Spotlight On: Squeezy, the NHS app which beat 20 similar offerings to medical journal’s top spot
One of tech business incubator University of Bath Innovation Centre‘s resident companies called Propagator has developed an app aimed at people suffering from (or wanting to avoid) incontinence problems.
“The iPhone app has amazing reviews and patient feedback, including some very touching life-changing stories”
With urinary incontinence affecting over 60% of women in the UK at some point in their lives, often in association with child-birth, this app is already proving to be a success.
We caught up with Wyc Slingsby (pictured left), co-founder and Technical Director of Propagator, to find out more about the medical app that’s helping to change people’s lives.
“Propagator teamed up with a leading senior women’s health physiotherapist from the NHS who is passionate about helping people, but also about spreading the word that help is there for this condition,” say sWyc. “It’s effective, and you don’t have to just put up with leaks,” says Wyc Slingsby, co-founder and Technical Director of Propagator.
The physiotherapist wanted a way to help her patients remember to do the exercises she set them and to monitor their progress – an app was the obvious tool to help.
medical apps in the UK Apple app store and the Google Play App Store
The app can be tailored to a specific exercise programme and set to remind you when to do your exercises. It is simple to use, discreet, informative and has helpful visual and audio prompts to support your exercise programme. What’s more, it maintains a record of the number of exercises you have completed.
“People often forget to actually do the exercises they have been set or they don’t do them right”
“There is lots of research and evidence demonstrating the efficacy of properly-performed Pelvic Floor Muscle exercises in the treatment of these conditions, and it is the first line of treatment following the NICE guidelines, however, people often forget to actually do the exercises they have been set or they don’t do them right,” Wyc says.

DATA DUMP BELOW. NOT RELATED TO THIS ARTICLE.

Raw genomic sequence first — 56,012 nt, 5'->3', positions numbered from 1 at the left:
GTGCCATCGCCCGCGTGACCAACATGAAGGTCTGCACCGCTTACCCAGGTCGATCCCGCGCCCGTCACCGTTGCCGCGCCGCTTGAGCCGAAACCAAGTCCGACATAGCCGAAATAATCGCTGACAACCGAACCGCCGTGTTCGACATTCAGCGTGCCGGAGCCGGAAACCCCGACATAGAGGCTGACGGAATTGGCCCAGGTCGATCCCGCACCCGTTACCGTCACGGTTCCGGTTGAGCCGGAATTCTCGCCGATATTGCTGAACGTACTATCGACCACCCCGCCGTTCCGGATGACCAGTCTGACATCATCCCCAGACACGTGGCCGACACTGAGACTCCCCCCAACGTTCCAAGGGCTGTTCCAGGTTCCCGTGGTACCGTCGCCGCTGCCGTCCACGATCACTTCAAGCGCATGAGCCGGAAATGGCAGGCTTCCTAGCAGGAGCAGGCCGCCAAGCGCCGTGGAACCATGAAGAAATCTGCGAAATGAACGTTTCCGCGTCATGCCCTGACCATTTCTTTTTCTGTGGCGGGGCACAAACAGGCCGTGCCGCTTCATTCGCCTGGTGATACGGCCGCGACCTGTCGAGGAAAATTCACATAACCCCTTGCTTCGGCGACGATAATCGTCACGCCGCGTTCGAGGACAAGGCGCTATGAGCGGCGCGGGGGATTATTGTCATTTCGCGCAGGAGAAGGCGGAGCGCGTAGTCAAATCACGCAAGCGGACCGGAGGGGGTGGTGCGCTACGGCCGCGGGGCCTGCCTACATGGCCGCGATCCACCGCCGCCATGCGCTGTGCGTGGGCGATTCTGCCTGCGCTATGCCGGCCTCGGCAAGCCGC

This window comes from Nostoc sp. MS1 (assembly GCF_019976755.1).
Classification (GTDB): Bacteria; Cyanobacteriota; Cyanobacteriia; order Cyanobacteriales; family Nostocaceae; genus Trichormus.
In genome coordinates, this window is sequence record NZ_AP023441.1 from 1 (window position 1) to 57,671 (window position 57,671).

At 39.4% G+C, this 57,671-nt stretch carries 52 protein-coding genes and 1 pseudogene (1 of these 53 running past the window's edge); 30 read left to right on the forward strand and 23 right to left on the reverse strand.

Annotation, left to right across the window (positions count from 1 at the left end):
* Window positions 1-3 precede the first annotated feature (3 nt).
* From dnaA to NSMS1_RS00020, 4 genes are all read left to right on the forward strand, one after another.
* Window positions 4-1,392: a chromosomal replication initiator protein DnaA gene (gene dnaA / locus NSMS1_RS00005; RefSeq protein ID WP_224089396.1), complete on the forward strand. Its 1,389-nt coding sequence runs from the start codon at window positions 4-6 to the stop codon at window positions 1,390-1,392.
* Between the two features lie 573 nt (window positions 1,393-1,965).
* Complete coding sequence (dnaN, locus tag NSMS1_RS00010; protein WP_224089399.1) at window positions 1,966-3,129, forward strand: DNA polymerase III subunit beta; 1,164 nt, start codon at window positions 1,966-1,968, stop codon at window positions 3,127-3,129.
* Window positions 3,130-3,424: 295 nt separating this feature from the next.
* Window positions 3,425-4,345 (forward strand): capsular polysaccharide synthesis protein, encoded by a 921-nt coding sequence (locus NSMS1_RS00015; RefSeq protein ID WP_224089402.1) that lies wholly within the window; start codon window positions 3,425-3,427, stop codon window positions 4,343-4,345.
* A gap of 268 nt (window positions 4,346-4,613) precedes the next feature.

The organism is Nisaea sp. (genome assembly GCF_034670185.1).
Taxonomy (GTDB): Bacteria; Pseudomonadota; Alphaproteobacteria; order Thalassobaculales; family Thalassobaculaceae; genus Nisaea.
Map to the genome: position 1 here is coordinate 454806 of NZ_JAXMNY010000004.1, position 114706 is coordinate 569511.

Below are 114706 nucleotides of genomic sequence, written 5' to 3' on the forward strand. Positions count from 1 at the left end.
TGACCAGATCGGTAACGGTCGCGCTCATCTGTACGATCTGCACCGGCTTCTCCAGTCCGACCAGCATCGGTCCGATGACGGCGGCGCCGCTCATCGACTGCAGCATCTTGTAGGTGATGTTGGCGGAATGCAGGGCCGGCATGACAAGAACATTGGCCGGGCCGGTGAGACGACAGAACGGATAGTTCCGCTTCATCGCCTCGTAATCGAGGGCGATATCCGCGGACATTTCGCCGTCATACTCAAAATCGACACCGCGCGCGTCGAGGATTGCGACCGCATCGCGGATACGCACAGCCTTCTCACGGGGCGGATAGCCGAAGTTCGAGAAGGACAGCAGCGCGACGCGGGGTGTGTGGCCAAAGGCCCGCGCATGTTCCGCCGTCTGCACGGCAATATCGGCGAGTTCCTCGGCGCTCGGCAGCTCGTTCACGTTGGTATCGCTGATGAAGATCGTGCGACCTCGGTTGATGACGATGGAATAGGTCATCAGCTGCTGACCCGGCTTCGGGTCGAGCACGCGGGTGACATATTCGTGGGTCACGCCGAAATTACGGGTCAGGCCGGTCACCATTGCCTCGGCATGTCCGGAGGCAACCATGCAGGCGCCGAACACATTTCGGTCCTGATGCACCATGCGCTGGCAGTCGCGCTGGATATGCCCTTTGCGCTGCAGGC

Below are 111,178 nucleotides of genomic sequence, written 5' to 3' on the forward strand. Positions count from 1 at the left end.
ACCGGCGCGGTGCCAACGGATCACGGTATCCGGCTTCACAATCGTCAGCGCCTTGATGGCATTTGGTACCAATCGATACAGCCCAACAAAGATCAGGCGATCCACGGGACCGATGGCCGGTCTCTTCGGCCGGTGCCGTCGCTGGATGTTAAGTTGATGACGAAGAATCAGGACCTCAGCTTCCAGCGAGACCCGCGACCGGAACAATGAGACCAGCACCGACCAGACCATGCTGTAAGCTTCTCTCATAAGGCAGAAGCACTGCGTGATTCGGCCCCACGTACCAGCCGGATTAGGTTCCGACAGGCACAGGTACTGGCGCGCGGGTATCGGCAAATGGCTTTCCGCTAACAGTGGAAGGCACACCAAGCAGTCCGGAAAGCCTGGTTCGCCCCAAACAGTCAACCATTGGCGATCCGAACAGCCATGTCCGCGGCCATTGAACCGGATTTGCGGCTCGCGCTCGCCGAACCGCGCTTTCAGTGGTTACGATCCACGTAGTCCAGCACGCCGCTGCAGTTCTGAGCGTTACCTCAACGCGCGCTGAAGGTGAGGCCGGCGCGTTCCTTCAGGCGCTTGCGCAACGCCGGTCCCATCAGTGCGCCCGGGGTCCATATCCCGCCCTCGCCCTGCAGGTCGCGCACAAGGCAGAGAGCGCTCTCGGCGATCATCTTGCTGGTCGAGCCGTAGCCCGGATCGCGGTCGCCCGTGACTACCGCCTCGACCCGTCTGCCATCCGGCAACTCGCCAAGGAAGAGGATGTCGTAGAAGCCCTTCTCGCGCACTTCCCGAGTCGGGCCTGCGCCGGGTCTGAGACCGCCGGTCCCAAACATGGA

“We launched Squeezy as an iPhone app about 18 months ago, and following amazing reviews and patient feedback, including some very touching life-changing stories, we released an Android version six months ago,” says Wyc.
Since then Propagator has also launched a version aimed at men, who also need help with these exercises, typically following prostate surgery.
Recently an academic article was published in the Journal of Pelvic, Obstetric and Gynaecological Physiotherapy reviewing 22 mobile phone apps aiming to do similar things to Squeezy. “We’re delighted that Squeezy came out on top, being the only one reviewed and approved by the NHS and the only one containing peer-reviewed evidence-based information on the condition and its treatment,” says Wyc.
“We’re looking at extending Squeezy to address other conditions, both related to incontinence and those that have nothing to do with it”
“Being one of the startups in the Innovation Centre, we also have countless tales around funding for the project – or the lack of it and our ambitions,” Wyc continues. “We’re currently seeking to further develop the brand, to partner with organisations with a research capability so we can get some quantitative research demonstrating the impact of using Squeezy on patient adherence to their exercise plans and their outcomes.”
“We’re also looking at extending Squeezy to address other conditions, both related to incontinence and those that have nothing to do with it.”